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Neuron

SIK2 is a key regulator for neuronal survival after ischemia via TORC1-CREB.


PMID 21220102

Abstract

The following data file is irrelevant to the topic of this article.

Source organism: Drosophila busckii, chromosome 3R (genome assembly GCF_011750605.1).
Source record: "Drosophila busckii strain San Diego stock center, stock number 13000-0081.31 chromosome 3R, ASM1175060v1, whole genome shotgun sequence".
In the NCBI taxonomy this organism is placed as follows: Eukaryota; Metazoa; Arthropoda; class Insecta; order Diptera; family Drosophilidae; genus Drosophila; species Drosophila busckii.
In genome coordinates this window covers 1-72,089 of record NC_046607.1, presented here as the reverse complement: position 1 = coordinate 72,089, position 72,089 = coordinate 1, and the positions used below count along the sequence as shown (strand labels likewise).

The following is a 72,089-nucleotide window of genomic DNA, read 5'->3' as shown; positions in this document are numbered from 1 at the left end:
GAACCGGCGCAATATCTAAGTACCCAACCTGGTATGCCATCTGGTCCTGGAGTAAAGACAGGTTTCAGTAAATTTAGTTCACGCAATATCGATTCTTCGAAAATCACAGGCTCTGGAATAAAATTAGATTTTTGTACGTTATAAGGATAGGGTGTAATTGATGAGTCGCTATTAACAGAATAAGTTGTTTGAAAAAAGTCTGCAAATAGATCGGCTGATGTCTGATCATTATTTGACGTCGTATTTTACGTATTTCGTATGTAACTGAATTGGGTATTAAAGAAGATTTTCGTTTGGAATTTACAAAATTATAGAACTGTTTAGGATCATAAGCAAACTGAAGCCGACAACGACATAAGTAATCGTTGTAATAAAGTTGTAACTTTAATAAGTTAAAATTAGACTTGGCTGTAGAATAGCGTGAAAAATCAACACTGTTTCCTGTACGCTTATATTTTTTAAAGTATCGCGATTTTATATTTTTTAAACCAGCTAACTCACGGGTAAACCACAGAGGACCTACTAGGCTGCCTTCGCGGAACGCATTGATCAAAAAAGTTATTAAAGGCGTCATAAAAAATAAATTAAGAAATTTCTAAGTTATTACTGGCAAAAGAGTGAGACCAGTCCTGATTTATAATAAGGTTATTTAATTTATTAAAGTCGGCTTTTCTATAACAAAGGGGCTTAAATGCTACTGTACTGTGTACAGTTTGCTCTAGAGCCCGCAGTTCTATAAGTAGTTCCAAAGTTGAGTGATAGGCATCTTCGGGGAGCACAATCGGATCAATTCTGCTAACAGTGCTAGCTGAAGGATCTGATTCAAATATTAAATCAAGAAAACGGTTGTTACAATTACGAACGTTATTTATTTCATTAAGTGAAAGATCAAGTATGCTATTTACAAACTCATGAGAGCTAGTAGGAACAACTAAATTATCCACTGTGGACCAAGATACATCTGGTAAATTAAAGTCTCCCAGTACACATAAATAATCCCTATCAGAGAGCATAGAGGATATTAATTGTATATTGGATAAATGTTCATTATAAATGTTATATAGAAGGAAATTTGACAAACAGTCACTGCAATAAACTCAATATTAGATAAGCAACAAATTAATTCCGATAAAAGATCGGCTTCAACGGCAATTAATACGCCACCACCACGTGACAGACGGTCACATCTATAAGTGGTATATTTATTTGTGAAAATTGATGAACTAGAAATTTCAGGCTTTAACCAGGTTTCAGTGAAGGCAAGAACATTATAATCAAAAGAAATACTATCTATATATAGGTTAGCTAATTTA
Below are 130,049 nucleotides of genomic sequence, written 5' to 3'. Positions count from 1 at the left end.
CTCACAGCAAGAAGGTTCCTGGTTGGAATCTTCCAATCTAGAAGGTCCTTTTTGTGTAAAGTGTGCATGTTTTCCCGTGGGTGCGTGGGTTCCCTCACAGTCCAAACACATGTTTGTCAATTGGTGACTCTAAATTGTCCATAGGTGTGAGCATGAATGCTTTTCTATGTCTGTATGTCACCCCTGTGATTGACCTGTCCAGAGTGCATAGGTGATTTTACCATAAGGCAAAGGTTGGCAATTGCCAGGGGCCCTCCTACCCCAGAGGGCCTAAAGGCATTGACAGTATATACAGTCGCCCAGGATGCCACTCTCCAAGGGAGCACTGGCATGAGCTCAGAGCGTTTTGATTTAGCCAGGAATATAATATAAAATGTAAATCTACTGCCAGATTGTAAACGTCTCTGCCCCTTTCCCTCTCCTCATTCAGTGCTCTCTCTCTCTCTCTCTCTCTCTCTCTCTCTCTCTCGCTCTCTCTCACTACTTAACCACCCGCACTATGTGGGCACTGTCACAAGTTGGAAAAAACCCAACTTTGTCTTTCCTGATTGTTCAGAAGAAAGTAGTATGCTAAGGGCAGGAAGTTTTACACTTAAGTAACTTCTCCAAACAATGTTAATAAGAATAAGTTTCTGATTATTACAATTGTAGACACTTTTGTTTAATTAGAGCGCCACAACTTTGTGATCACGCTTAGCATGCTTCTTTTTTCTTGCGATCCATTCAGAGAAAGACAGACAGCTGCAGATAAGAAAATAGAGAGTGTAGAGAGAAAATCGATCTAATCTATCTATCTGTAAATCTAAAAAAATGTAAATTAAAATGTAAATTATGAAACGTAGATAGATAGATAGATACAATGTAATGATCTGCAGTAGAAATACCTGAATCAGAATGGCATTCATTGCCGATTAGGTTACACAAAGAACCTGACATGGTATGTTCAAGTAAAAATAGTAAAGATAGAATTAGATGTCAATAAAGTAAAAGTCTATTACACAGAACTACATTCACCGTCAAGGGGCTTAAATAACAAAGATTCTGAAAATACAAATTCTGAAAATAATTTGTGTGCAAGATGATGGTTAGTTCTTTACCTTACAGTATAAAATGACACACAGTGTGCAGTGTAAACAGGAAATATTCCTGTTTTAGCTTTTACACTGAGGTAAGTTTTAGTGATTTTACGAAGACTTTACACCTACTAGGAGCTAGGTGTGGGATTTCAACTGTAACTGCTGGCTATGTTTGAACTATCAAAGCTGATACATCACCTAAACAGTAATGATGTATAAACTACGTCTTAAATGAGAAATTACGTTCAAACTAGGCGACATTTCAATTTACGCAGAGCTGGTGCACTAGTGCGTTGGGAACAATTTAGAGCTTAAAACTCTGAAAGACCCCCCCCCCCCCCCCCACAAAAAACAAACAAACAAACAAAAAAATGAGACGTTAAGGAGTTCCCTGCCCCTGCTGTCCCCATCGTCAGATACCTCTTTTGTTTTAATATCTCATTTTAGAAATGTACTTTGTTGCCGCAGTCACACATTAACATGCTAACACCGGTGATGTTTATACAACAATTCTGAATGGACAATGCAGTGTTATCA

The cAMP responsive element-binding protein (CREB) functions in a broad array of biological and pathophysiological processes. We found that salt-inducible kinase 2 (SIK2) was abundantly expressed in neurons and suppressed CREB-mediated gene expression after oxygen-glucose deprivation (OGD). OGD induced the degradation of SIK2 protein concomitantly with the dephosphorylation of the CREB-specific coactivator transducer of regulated CREB activity 1 (TORC1), resulting in the activation of CREB and its downstream gene targets. Ca(2+)/calmodulin-dependent protein kinase I/IV are capable of phosphorylating SIK2 at Thr484, resulting in SIK2 degradation in cortical neurons. Neuronal survival after OGD was significantly increased in neurons isolated from sik2(-/-) mice, and ischemic neuronal injury was significantly reduced in the brains of sik2(-)(/-) mice subjected to transient focal ischemia. These findings suggest that SIK2 plays critical roles in neuronal survival, is modulated by CaMK I/IV, and regulates CREB via TORC1.

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